You're reading Lost Toys Review: Restore Broken Toys In This Beautiful Puzzle Game

Star Wars’ Solo: Lando Toys Roundup (Aka Scoundrel Time)

Star Wars’ Solo: Lando Toys Roundup (AKA Scoundrel Time)

Today we’re having a peek at a collection of Lando Calrissian toys from the film Solo: A Star Wars Story. This is the first in a set of three films, all centered on the coolest outlaws in the classic film series. What we’re looking at today is the expression – that one, singular expression – through which actor Donald Glover’s projected the soul of Lando, a role originally commanded by Billy Dee Williams.

Donald Glover’s Lando from the movie Solo: A Star Wars Story reintroduces one of the most enigmatic characters in the Star Wars universe. He’s a good guy, but he’s not someone we’re apt to trust further than we reward him for his time and effort. Not because he’s unreliable, but because he’s unpredictable.

Before the film “Solo: A Star Wars Story” is released, we’ve got a familiar set of features to concentrate on when it comes to Lando. He’s a suave, powerful, sharp-dressing fellow. He’s been a smuggler and a gambler, and he’s not above hanging out at the dingiest of cantinas and Sabacc halls to get those credits.*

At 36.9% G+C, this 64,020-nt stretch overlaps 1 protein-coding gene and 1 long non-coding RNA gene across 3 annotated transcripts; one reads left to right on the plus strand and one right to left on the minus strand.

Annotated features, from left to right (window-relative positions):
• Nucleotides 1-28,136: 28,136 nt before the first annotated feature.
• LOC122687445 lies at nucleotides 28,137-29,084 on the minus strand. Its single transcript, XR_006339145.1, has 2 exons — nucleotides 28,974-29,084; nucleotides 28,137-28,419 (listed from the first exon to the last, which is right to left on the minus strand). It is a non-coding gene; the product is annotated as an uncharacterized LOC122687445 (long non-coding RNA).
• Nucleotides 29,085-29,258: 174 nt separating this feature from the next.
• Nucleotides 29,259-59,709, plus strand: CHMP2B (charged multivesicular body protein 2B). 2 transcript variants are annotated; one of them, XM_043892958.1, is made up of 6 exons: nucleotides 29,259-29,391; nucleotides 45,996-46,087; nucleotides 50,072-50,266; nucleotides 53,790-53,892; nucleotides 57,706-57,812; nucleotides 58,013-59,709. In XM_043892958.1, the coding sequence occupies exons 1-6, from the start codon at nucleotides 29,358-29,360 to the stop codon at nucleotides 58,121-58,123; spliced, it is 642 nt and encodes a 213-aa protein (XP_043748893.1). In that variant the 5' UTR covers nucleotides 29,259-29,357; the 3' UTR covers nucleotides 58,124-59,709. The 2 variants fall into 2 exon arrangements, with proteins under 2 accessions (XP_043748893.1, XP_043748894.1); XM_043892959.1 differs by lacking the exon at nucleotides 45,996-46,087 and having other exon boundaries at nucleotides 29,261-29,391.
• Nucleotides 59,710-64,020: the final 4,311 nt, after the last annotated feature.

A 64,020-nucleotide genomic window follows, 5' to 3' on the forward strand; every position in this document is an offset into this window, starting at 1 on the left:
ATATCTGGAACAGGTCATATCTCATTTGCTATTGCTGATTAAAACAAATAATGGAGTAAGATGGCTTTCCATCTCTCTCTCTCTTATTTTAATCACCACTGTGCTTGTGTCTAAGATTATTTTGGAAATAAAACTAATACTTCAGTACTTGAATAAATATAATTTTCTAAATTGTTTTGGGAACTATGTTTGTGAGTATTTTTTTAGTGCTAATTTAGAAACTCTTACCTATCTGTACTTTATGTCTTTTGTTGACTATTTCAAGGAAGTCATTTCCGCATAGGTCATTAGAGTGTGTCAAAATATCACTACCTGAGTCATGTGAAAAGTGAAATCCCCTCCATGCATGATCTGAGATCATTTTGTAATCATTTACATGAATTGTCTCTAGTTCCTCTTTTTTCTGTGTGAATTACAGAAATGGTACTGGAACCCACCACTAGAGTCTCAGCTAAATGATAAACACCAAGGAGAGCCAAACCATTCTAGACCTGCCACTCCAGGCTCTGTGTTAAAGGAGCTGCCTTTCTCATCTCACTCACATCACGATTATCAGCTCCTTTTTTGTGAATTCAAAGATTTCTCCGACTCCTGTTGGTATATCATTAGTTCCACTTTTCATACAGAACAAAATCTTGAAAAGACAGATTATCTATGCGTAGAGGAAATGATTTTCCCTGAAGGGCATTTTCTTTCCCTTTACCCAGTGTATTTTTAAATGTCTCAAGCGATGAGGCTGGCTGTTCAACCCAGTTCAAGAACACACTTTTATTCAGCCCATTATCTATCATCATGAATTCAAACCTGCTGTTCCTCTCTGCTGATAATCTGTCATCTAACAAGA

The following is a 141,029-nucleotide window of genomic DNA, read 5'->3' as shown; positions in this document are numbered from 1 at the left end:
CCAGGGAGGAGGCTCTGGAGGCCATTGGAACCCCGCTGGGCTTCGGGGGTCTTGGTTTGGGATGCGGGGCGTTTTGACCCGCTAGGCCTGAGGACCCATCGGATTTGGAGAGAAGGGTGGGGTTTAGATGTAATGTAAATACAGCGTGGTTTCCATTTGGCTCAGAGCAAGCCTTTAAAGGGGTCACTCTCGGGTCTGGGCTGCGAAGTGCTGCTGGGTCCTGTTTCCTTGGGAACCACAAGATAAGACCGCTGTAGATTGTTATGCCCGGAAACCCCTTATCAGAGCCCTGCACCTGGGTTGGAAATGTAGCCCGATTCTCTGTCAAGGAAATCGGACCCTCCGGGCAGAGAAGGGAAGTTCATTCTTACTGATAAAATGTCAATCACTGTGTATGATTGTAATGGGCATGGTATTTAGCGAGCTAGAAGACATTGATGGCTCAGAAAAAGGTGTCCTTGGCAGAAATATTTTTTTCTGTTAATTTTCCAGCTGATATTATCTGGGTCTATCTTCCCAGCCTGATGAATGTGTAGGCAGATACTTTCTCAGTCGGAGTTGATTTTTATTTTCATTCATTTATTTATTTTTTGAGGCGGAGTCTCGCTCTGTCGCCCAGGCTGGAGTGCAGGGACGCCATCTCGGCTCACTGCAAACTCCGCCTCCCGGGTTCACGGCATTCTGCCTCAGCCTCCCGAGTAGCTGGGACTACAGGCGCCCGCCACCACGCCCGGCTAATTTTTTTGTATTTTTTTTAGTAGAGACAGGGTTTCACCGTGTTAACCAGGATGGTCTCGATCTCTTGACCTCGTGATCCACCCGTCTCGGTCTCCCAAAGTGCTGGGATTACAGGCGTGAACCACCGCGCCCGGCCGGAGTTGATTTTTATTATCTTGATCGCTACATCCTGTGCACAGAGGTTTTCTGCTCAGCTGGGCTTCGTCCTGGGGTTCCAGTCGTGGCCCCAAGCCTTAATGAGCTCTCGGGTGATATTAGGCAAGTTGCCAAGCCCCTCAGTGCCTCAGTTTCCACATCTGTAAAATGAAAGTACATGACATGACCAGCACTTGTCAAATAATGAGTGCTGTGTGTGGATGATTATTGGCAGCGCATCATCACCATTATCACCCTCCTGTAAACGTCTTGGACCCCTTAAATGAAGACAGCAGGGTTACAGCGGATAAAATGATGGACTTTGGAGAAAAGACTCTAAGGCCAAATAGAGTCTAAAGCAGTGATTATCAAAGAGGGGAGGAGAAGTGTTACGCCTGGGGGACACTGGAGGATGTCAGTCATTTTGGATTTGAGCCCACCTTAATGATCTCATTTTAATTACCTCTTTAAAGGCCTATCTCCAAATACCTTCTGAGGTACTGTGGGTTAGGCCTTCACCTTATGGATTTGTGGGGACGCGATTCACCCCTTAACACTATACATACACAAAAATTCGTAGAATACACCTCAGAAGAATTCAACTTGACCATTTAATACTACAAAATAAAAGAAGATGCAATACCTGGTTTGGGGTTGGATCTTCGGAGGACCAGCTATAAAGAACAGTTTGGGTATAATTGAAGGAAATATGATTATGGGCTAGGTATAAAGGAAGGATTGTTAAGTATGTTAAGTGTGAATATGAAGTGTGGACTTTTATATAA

Above you’ll see a couple shots of the new Kessel Run Millennium Falcon with Lando, Han, and Chewbacca inside. You’ll also find a few new characters in the mix – droid style. Most important for our purposes here is Lando himself, donning the exact same set of clothing we’ve clocked him in in each other toy we’ve got our eyes on thus far.

We’ve got a Funko Pop! figure here with full-on bobbly-headed action. This is a true bobblehead (with spring in neck) Funko toy, the sort you do NOT want to hand over to a toddler. That toddler will most certainly pull Lando’s head off immediately. But because we didn’t do that, we can see Lando’s head (fully attached to his body) hosting that fantastic Lando-centric expression.

This Black Series Lando Calrissian (in the gallery above) is a toy that struck me to such a degree that I wrote a separate feature before it was released. It’s got the most detailed sculpt of the Lando brow available yet. Behold his expression.

Also notice above that this specific Black Series Lando – probably not all, but this one – is not a great dancer. He has two left feet. Literally, two left feet. He came that way. We love him anyway, just the same.